Harold McNamara, of Venetia, Pennsylvania, is a summa cum laude graduate of Yale University.   He is currently studying in the UK for an M.Phil in micro- and nanotechnology enterprise on a Gates Cambridge Scholarship.  His passion for physics and his moral philosophy has led him to a career in the emerging field of nanoneuronics.  He plans pursue a Ph.D in physics.  McNamara has worked with a company developing a new medical device that aims to transform medical imaging and as a researcher on meteors at Los Alamos National Laboratory. As an undergraduate, he helped develop a project aimed at achieving greater Yale student involvement with the New Haven community.   He has also worked as an English tutor for an Iraqi refugee in Amman, Jordan, and has served as a community liaison for a recently resettled Iraqi refugee family in New Haven.  A fluent Arabic speaker, he led a group of 12 Yale student volunteers on a service trip to Children’s Cancer Hospital in Cairo.  He is also a distance runner and trekker who completed a 15-day independent Himalayan trek.  He will study neuroscience at Trinity College Dublin.

Paul Moinester, raised in Memphis, Tennessee, graduated in 2008 from Washington University in St. Louis with a degree in political science and environmental studies.  Moinester is currently a senior legislative assistant to Congressman Steve Cohen (D-TN).  Much of his work has focused on the Congressman’s opposition to the Keystone XL oil pipeline route that would have run through the Ogallala Aquifer, one of the world’s largest reserves of fresh water.  President Obama shares that concern, and an alternative route has since been proposed.  Moinester has worked as an environmental policy analyst for the Department of Transportation and also in Missouri state politics. As an undergraduate, he was a recipient of the Truman and the Udall scholarships. He was as president of the Student Union, overseeing a $2 million budget, and created a group called Hybrid Living, whose aim was to bring about direct environmental change on campus. In addition, he played varsity soccer.  He will study environmental resource management at University College Dublin.

Jonathan Poole of Yarmouth, Maine, will graduate in 2013 from the US Naval Academy with a degree in applied mathematics. He has a passion for rowing and is a member of the Navy’s Division I cycling team. Poole maintains a perfect grade point average.  He has played numerous leadership roles at the Naval Academy and is currently brigade commander of 4,400 midshipmen, the academy’s highest student leadership position. He has made the improvement of the treatment of women at the Naval Academy a priority of his tenure as brigade commander. Poole plans to pursue a career as a surface warfare officer, and his ultimate goal is to command a carrier battle group.  Following his Navy service, he hopes to return to Maine and follow in the tradition of Joshua Chamberlain who, after leading the Union Army to victory during the Battle of Gettsyburg, went on to become governor of Maine.  He aims to increase educational and business opportunities in his home state, and eventually to become involved in politics there.  He will study International Public Policy and Diplomacy at University College Cork.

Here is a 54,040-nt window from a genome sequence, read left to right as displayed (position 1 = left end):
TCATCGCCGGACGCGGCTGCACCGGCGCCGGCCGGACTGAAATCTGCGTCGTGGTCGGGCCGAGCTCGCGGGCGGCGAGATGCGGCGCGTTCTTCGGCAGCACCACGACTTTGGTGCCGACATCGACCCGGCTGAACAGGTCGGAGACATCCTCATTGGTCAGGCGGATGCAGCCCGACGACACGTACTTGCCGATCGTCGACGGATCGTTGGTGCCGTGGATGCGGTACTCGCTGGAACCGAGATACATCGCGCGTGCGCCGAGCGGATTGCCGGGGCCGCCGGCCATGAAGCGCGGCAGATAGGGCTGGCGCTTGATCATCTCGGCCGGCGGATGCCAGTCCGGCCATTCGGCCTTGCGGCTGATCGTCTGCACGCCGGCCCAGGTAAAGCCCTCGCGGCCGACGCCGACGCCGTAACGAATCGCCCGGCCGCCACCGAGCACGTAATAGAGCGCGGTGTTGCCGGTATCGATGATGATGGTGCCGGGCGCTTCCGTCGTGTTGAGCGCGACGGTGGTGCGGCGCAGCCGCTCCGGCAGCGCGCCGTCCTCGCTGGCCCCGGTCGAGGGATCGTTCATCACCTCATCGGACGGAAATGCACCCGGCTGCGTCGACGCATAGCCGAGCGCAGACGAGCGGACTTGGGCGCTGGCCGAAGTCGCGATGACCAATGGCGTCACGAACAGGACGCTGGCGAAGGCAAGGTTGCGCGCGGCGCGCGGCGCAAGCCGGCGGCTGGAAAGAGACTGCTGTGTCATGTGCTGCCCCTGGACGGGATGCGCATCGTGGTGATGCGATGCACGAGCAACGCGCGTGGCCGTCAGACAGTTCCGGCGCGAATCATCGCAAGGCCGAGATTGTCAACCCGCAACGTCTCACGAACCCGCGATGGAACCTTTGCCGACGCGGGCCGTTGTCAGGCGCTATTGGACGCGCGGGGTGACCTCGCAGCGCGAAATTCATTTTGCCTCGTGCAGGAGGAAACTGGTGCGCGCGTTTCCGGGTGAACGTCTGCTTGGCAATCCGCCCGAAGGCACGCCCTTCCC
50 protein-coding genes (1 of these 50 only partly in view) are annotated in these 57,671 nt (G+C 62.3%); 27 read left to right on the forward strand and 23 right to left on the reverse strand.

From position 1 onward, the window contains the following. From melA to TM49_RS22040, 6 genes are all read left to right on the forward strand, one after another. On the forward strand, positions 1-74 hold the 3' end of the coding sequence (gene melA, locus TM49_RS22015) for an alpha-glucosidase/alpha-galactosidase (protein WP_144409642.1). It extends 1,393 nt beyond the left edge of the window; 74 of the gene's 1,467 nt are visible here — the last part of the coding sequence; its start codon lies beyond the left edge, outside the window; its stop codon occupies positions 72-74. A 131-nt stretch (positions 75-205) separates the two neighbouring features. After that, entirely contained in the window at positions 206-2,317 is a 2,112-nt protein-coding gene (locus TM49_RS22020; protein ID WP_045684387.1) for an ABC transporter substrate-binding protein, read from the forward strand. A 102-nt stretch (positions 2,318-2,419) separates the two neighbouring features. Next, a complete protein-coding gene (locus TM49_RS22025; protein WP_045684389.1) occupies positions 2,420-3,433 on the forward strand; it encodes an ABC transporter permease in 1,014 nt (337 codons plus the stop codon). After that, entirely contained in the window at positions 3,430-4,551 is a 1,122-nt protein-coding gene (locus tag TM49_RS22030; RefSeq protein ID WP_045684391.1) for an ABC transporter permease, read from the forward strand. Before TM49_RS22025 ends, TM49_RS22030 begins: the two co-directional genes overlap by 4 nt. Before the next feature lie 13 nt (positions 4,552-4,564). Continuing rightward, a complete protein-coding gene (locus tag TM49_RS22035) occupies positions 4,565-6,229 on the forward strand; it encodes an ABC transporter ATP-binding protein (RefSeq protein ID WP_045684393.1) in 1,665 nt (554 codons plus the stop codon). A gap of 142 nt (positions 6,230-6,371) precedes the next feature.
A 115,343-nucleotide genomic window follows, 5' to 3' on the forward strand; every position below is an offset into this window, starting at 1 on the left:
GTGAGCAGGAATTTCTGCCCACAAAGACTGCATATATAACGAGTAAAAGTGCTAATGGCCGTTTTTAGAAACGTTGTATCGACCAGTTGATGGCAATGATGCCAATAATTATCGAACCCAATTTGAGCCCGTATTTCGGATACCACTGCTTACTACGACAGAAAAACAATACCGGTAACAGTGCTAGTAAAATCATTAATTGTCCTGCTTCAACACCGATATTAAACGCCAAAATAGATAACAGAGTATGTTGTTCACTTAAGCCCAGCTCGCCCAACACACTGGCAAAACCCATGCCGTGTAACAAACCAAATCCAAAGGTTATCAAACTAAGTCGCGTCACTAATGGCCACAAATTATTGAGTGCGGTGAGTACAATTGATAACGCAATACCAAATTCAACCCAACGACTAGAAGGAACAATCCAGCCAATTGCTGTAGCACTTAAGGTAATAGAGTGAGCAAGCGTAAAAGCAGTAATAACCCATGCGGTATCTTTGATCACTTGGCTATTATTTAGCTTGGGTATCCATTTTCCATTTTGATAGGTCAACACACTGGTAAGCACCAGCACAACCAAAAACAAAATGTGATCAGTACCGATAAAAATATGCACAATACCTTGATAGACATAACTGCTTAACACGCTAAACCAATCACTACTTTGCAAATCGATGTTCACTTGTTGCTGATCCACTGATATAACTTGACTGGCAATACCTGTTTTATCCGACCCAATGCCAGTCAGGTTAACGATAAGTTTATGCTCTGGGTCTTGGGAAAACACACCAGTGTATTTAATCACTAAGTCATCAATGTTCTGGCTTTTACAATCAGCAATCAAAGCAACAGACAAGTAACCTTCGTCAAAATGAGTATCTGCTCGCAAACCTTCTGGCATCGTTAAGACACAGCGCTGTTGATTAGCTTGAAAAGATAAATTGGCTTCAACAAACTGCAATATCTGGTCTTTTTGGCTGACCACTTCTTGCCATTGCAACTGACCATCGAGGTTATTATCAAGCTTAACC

Marian Royston will graduate from Auburn University with a major in history and a double minor in community and civic engagement and political science. She grew up in Roanoke, Alabama, a small town in the heart of the Alabama Piedmont.  Roanoke, like most towns in the rural US, is suffering the adverse effects of a post-industrial economy, and it is this background that informs her focus on rural development issues.  Royston has conducted oral histories of participants in the Lee vs. Macon County school desegregation case, helping preserve a facet of civil rights movement history that might otherwise have gone unrecorded. She has been an after-school tutor and mentor to middle and high school students in Macon County, Alabama, which has one of the highest child poverty rates in the state. During the summer of 2012, Royston was a Living Democracy Fellow, working as a community organizer in Hobson City, Alabama, the state’s first incorporated African-American municipality. Royston’s long-term goal is to work on rural policy issues to expand social and economic opportunity for rural residents.  She will study Community Development at Learning at Queen’s University Belfast.

Robin Tipps, a member of the Quapaw Tribe, was raised in Ardmore, Oklahoma. He will graduate in 2013 from the University of Oklahoma with a degree in sociology-criminology. His goal is to be a tribal attorney, and he hopes one day to be chairman of his tribe. Tipps has been the senior vice chair of investigations for his university’s Integrity Council. His many service activities include work at the same-day surgery clinic at Norman Regional Hospital and as collections assistant at the Sam Noble Museum of Natural History.  The son of a Quapaw mother and a Caucasian father, Tipps has thought a great deal about Native American identity. He grew up 300 miles from tribal headquarters, and the annual ritual of Pow Wow took on great meaning for him, as it was the time when he could connect most easily with his Native American heritage. Tipps has studied in Ireland at University College Cork, and says that what he learned there – about “novel methods of caring for a population while preserving cultural and social traditions” – made him want to go back for further study.  He will study Public Law at National University Ireland Galway.